Photo by Tomas Fano, CC BY 2.0 Chic and synonymous with luxurious yachts and glamorous…
On Saturday morning all the thin, winding streets of this little town filled with tables of garden vegetables, apple cider, fresh fish, deep red horse meat, piles of cheeses, home-made breads, flowers and clothes. The streets are packed and the amount of chatting going on was nothing short of amazing.
I asked around for the best cheese in France and was pointed to the gentleman fromagier. I’m not sure if he had the best cheeses but he patiently walked me through a taste test of something like 5 million cheeses (must have been) and described to me which bread I should get with each cheese.
My favorite was the Tomme des Pyrénées:
A pressed cheese, nowadays made equally from raw or pasteurized cows’ milk. Curdled milk is tossed, cut and put in large moulds. It is drained for 24 hours, then salted and aged in cool, humid cellars, where it is turned by hand every day. An aging period of 21 days minimum is permitted for the black-crusted tomme and 45 days minimum for the gold-covered version. The covering is a seal of paraffin wax. Tomme des Pyrenees is sold in various sizes of cylindrical shape with rounded edges. The small tomme is between 450 g and 1.5 kg (corresponding to the old 1 to 3 livres (pounds) measures) up to 5.5 kg (12 lb). The texture is supple and the taste is creamy and only slightly salty. The colour is normally ivory white, varying to pale yellows. Tomme des Pyrenees is made and aged entirely within the same place as the milk is produced, by local business’ workshops.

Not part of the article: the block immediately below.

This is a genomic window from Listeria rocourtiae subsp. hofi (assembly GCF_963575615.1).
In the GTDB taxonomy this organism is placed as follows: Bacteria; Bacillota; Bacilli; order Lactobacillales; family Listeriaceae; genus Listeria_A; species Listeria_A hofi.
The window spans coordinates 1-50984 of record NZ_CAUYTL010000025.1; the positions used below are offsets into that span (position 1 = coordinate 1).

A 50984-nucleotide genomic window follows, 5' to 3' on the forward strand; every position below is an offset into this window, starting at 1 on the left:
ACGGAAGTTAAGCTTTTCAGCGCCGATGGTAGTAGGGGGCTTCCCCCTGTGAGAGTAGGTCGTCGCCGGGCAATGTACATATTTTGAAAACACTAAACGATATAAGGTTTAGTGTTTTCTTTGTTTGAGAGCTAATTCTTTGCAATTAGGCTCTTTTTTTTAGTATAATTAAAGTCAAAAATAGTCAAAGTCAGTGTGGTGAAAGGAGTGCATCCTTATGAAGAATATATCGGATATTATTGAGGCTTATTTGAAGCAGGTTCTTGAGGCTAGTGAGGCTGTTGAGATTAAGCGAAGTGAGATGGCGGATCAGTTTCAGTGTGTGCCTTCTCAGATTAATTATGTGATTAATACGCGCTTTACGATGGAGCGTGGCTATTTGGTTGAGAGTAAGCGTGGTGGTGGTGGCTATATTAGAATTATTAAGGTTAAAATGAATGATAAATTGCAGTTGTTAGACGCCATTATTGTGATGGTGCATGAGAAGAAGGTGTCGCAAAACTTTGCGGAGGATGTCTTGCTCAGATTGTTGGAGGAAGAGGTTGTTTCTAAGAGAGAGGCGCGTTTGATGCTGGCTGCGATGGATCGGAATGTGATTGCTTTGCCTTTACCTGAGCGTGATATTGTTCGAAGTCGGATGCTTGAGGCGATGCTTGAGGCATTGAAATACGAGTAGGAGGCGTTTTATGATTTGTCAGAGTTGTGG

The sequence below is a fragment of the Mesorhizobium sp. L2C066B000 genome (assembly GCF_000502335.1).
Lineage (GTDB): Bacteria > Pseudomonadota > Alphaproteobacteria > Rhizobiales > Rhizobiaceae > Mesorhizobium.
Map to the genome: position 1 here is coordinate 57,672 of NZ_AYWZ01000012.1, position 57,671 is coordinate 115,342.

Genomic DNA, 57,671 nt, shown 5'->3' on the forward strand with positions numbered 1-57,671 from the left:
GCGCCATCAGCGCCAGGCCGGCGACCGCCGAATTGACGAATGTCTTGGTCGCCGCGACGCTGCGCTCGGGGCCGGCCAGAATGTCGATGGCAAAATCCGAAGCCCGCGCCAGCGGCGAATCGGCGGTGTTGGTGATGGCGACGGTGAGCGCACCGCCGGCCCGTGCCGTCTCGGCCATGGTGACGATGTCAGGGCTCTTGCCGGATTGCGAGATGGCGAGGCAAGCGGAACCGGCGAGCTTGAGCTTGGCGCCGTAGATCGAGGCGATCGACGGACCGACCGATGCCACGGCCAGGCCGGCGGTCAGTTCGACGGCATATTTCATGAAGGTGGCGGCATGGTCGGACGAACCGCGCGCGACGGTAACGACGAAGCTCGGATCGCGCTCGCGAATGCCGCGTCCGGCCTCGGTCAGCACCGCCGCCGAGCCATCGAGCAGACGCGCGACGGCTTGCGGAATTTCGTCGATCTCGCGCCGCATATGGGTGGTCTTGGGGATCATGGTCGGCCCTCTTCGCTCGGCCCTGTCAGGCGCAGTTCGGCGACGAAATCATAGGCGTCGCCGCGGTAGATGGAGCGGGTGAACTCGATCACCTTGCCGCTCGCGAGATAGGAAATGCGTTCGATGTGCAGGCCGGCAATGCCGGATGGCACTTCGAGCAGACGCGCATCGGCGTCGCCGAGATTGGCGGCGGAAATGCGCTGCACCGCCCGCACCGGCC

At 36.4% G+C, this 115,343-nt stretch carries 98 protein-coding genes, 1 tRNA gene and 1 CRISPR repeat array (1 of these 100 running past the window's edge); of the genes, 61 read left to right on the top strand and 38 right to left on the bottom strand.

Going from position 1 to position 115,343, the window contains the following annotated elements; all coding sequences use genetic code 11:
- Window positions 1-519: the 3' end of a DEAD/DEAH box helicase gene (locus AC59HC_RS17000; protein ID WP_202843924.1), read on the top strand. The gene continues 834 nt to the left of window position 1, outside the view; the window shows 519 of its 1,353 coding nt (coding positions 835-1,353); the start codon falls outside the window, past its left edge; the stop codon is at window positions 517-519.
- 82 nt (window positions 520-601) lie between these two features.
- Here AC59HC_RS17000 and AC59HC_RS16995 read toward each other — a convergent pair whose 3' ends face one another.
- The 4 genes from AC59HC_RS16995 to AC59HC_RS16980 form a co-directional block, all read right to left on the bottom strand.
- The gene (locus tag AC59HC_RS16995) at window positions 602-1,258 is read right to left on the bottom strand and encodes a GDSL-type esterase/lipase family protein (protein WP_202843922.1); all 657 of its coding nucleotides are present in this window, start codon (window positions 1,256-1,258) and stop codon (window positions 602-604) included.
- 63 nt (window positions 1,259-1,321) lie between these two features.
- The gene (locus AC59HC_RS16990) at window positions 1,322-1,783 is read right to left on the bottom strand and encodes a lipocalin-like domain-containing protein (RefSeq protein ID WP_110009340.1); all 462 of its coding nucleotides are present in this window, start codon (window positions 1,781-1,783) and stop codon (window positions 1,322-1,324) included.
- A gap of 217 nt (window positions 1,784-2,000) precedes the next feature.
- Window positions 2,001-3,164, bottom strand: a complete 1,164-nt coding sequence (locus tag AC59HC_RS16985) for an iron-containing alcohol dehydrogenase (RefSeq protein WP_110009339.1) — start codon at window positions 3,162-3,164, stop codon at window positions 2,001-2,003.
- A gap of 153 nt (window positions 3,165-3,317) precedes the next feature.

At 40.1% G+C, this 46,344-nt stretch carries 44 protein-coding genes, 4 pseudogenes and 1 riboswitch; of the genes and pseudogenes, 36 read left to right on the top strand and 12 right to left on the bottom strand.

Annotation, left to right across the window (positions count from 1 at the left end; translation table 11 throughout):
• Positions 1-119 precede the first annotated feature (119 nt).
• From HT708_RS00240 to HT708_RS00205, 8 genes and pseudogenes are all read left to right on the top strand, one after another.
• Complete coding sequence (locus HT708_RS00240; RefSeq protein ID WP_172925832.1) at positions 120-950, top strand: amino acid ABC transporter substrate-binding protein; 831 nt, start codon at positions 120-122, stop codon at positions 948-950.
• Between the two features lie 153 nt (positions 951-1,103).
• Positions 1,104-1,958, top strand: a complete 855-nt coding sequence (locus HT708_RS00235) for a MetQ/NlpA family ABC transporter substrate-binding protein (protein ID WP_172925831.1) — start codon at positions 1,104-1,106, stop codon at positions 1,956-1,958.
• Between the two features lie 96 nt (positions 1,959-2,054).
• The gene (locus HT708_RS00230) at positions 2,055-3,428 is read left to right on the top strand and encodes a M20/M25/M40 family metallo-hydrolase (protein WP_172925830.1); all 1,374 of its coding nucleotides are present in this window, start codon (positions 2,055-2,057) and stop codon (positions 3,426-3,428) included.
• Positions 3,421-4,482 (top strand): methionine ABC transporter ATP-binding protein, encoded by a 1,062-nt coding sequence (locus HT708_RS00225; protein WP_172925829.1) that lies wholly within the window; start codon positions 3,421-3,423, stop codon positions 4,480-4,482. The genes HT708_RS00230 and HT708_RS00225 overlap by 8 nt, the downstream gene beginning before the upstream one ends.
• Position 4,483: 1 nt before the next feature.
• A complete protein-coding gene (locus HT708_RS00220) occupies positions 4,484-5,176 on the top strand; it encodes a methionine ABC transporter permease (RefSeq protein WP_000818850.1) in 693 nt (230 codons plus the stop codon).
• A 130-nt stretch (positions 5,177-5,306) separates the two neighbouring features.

So then, my little friend Ellen (age 10) and I headed over to the bread guy, stopped by the Belgian beer guy for a few Trappist brews on the way…and the apple cider lady…and the paella guy…..and the coffee place….and the guy with the sausages…got the bread and went back for another chunk of cheese.
We were stuffed by 9am and I, for one, needed another coffee.
And a nap in the park of Bagneres-de-Bigorre.